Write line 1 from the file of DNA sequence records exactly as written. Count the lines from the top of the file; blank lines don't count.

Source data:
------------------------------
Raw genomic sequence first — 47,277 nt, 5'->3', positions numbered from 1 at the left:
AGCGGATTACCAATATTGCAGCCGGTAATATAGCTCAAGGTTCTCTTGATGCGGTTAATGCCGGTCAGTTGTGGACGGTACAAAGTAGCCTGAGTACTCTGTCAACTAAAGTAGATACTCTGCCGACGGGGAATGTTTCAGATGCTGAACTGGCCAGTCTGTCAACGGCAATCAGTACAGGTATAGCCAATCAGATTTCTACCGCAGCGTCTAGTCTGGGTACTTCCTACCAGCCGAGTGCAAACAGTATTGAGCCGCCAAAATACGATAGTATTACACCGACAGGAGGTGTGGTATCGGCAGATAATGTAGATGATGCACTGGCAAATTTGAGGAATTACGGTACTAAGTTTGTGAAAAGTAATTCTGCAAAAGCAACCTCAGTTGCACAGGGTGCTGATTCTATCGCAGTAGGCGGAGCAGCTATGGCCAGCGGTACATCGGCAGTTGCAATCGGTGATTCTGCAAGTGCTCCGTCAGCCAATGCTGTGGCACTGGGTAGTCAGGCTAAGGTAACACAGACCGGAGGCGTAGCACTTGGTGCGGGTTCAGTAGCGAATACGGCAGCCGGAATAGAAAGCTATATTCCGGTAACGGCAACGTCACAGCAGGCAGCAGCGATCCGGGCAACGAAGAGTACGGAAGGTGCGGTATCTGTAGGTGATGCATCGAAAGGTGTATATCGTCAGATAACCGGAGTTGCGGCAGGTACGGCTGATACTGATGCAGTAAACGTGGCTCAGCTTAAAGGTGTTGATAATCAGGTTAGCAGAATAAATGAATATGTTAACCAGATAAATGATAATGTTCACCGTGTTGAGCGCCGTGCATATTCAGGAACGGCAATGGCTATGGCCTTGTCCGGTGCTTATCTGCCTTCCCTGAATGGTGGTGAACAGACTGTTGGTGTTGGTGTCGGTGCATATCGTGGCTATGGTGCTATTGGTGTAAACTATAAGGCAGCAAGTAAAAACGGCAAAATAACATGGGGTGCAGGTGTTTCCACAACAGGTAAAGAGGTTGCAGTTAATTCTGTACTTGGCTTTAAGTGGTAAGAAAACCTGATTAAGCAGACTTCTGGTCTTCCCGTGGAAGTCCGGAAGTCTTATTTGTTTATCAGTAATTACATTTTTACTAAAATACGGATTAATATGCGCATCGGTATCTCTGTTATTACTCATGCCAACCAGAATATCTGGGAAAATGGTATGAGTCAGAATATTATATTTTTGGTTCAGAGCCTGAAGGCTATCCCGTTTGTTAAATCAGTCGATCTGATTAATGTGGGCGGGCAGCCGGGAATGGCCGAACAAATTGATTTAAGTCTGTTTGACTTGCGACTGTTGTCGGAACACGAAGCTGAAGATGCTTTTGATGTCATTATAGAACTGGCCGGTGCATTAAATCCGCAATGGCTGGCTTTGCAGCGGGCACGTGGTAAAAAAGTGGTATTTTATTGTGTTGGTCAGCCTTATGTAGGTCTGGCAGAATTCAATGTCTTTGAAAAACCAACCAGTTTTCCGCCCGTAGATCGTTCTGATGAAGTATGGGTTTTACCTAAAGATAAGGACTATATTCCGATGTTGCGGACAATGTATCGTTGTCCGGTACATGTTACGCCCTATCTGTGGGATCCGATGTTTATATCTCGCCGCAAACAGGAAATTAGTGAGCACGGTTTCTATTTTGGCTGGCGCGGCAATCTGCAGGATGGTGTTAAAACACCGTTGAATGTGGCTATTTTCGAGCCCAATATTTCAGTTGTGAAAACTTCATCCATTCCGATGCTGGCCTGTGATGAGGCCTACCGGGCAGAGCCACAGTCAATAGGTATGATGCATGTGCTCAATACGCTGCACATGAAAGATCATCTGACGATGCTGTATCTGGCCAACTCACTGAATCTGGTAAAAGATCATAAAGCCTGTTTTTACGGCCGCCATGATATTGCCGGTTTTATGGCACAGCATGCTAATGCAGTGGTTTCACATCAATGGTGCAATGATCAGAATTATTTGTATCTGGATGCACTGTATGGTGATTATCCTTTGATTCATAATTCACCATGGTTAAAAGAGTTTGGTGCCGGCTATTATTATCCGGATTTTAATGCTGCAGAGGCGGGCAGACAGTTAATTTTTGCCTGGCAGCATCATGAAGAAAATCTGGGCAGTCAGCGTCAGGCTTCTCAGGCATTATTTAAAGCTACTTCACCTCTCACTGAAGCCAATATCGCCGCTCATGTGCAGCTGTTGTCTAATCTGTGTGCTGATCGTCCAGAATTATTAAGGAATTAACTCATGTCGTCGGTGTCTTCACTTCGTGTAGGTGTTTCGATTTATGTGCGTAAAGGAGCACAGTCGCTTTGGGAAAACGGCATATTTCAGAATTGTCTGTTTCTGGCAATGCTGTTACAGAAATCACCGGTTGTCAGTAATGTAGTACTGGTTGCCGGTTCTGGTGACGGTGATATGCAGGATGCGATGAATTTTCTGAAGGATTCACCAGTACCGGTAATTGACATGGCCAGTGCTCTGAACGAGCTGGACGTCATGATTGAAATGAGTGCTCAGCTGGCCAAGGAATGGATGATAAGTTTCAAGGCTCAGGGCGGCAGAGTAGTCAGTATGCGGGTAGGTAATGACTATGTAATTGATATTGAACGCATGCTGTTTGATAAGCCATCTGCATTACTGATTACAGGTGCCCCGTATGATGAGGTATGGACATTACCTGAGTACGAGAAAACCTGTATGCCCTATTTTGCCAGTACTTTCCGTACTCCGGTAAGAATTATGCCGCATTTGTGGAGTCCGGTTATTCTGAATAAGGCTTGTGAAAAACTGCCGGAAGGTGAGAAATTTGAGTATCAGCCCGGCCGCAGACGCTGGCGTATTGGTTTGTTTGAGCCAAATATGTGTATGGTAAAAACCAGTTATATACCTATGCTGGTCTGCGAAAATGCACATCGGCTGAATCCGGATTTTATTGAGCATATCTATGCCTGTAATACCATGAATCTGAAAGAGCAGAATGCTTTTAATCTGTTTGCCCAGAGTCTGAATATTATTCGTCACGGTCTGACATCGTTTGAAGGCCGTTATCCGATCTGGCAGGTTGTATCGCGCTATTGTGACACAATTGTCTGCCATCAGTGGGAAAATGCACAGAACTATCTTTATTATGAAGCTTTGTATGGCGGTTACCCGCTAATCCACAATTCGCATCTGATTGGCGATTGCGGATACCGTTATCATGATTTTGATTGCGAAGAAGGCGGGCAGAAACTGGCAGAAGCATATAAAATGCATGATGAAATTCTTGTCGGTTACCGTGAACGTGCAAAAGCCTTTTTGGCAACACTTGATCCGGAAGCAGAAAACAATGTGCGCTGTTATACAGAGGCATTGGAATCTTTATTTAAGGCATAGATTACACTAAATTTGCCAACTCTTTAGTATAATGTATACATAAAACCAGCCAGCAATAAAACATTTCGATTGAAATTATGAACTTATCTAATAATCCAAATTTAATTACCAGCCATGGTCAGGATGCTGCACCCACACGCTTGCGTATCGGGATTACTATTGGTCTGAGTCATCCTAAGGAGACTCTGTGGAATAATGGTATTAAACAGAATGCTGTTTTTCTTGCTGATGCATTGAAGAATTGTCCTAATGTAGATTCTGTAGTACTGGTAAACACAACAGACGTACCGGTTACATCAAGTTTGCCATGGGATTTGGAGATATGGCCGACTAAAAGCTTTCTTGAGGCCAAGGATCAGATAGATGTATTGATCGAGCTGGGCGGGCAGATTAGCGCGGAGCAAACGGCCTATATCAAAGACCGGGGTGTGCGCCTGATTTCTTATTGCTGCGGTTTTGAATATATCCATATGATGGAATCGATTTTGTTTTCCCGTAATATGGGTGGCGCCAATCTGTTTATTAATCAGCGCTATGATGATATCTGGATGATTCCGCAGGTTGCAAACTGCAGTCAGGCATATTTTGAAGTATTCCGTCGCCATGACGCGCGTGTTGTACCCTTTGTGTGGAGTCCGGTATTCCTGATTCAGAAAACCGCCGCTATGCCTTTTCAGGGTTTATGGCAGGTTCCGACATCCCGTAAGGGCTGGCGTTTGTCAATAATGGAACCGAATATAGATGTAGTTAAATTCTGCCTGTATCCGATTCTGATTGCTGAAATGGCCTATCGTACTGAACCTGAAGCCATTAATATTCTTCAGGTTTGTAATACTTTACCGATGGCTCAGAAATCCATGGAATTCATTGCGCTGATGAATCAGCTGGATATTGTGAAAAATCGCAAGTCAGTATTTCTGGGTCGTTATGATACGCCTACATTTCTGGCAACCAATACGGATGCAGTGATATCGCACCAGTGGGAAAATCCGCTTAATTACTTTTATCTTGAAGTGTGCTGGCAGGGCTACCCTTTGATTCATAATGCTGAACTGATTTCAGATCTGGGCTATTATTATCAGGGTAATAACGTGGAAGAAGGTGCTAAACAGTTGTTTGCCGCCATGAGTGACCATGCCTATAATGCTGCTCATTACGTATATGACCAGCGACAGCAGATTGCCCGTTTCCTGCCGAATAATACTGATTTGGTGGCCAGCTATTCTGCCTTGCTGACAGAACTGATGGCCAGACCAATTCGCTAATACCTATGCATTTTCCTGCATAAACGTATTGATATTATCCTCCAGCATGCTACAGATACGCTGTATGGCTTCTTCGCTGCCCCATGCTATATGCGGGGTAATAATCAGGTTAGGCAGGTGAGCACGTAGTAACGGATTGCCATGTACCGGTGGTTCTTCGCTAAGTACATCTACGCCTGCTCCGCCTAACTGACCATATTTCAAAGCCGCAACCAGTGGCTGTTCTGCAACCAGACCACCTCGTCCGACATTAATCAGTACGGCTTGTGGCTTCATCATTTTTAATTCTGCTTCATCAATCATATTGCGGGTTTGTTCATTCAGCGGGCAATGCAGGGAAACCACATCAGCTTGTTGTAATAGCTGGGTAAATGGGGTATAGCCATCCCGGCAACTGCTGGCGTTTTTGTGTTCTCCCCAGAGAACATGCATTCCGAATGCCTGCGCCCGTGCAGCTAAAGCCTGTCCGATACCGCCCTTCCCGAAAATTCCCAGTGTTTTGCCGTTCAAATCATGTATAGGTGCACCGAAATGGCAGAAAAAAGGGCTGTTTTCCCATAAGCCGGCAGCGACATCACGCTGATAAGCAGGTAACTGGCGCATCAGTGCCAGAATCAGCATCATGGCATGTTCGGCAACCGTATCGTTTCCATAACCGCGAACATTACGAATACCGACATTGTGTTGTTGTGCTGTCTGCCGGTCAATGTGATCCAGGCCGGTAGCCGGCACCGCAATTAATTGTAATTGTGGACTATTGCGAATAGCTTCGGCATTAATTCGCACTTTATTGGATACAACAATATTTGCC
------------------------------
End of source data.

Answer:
Raw genomic sequence first — 47,277 nt, 5'->3', positions numbered from 1 at the left: